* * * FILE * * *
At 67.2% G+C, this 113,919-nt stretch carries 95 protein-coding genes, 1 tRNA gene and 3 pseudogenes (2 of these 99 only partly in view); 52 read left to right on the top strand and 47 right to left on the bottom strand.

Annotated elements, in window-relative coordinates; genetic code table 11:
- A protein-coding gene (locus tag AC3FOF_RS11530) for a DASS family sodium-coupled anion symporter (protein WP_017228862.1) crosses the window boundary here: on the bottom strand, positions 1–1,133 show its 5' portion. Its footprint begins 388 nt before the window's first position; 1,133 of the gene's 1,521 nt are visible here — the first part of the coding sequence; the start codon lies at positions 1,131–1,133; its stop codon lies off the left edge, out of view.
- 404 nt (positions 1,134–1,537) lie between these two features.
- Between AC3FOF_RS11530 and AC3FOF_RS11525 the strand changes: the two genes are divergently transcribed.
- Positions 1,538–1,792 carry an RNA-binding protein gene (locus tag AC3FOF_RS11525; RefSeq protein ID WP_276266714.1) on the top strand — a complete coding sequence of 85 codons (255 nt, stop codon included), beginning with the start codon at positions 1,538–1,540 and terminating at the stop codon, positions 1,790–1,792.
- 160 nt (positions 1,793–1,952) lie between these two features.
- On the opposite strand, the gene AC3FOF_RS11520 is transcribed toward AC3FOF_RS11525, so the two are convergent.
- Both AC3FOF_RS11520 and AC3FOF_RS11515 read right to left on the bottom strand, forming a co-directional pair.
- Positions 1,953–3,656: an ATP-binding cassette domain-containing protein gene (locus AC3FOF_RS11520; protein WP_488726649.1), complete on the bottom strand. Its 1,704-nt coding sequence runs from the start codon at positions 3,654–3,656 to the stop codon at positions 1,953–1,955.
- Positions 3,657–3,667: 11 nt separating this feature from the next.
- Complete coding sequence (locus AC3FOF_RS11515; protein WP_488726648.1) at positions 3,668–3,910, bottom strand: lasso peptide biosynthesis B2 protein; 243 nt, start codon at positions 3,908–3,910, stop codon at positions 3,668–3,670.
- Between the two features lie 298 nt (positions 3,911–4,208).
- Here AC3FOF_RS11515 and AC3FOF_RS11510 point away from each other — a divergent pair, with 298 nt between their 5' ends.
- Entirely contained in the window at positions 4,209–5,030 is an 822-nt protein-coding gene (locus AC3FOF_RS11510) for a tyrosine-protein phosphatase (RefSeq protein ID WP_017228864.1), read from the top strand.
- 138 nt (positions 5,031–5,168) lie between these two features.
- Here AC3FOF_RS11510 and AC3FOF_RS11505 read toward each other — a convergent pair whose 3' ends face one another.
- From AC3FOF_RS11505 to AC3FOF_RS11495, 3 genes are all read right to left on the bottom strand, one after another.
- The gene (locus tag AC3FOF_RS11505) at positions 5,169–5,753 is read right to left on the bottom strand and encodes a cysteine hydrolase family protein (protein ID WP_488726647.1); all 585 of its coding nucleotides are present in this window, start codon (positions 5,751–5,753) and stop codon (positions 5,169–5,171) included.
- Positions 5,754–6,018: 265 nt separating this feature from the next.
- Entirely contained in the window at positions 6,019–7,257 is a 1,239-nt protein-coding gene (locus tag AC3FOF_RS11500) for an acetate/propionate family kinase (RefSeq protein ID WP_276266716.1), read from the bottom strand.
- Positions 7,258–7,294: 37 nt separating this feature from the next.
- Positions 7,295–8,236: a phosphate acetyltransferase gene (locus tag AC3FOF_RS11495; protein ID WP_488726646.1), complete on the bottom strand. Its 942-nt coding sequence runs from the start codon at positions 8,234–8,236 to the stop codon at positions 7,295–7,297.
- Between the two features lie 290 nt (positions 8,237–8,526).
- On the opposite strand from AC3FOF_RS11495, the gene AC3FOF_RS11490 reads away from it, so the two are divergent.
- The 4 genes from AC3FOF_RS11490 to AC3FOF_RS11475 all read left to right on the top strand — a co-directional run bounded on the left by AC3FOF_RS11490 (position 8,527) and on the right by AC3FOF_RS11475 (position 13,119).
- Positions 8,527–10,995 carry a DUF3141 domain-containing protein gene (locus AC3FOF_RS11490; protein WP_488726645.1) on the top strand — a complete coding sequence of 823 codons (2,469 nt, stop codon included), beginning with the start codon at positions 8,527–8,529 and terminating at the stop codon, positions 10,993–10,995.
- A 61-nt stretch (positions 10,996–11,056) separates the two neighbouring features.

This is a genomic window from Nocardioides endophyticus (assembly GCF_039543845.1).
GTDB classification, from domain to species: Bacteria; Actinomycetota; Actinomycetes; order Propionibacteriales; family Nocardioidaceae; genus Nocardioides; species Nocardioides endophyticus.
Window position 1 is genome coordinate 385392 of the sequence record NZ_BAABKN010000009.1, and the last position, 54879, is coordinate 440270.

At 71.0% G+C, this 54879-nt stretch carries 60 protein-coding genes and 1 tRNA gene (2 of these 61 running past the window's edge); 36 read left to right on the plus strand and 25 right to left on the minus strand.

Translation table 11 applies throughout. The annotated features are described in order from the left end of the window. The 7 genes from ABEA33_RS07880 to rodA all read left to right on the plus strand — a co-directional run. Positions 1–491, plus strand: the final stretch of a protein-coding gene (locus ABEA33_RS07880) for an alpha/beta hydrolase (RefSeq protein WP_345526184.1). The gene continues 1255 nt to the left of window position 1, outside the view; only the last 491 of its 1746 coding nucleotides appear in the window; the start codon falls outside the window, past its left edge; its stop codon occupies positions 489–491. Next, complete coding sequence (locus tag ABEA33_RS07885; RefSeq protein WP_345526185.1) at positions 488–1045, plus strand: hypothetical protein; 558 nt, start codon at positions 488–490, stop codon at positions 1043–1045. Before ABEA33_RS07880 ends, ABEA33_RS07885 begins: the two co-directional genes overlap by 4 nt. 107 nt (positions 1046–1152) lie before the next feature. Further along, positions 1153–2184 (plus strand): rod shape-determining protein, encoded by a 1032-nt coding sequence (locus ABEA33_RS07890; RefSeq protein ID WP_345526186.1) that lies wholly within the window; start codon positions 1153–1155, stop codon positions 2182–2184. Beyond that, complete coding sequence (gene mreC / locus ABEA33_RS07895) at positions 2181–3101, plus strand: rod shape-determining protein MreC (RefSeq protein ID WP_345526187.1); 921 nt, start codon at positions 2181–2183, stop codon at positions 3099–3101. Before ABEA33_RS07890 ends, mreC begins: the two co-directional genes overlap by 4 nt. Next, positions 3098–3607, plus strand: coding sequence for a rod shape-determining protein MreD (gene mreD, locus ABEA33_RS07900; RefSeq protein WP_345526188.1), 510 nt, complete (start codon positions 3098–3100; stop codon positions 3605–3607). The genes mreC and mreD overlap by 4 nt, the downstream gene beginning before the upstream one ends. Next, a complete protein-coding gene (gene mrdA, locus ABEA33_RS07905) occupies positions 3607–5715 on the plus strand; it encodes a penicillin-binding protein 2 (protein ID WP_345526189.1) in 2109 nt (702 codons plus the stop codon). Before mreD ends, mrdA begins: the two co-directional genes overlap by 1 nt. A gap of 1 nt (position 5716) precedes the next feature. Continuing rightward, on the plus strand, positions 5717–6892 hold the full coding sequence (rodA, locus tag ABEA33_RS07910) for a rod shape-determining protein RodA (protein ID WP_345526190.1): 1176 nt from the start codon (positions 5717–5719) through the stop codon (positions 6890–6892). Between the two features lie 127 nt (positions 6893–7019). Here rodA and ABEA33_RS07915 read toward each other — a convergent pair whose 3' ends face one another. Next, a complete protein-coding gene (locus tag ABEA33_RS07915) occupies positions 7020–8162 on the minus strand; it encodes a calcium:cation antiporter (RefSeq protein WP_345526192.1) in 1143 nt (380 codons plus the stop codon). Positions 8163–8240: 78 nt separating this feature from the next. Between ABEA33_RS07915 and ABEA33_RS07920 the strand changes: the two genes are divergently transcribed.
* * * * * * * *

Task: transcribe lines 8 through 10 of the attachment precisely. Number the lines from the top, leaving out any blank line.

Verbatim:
- On the opposite strand, the gene AC3FOF_RS11520 is transcribed toward AC3FOF_RS11525, so the two are convergent.
- Both AC3FOF_RS11520 and AC3FOF_RS11515 read right to left on the bottom strand, forming a co-directional pair.
- Positions 1,953–3,656: an ATP-binding cassette domain-containing protein gene (locus AC3FOF_RS11520; protein WP_488726649.1), complete on the bottom strand. Its 1,704-nt coding sequence runs from the start codon at positions 3,654–3,656 to the stop codon at positions 1,953–1,955.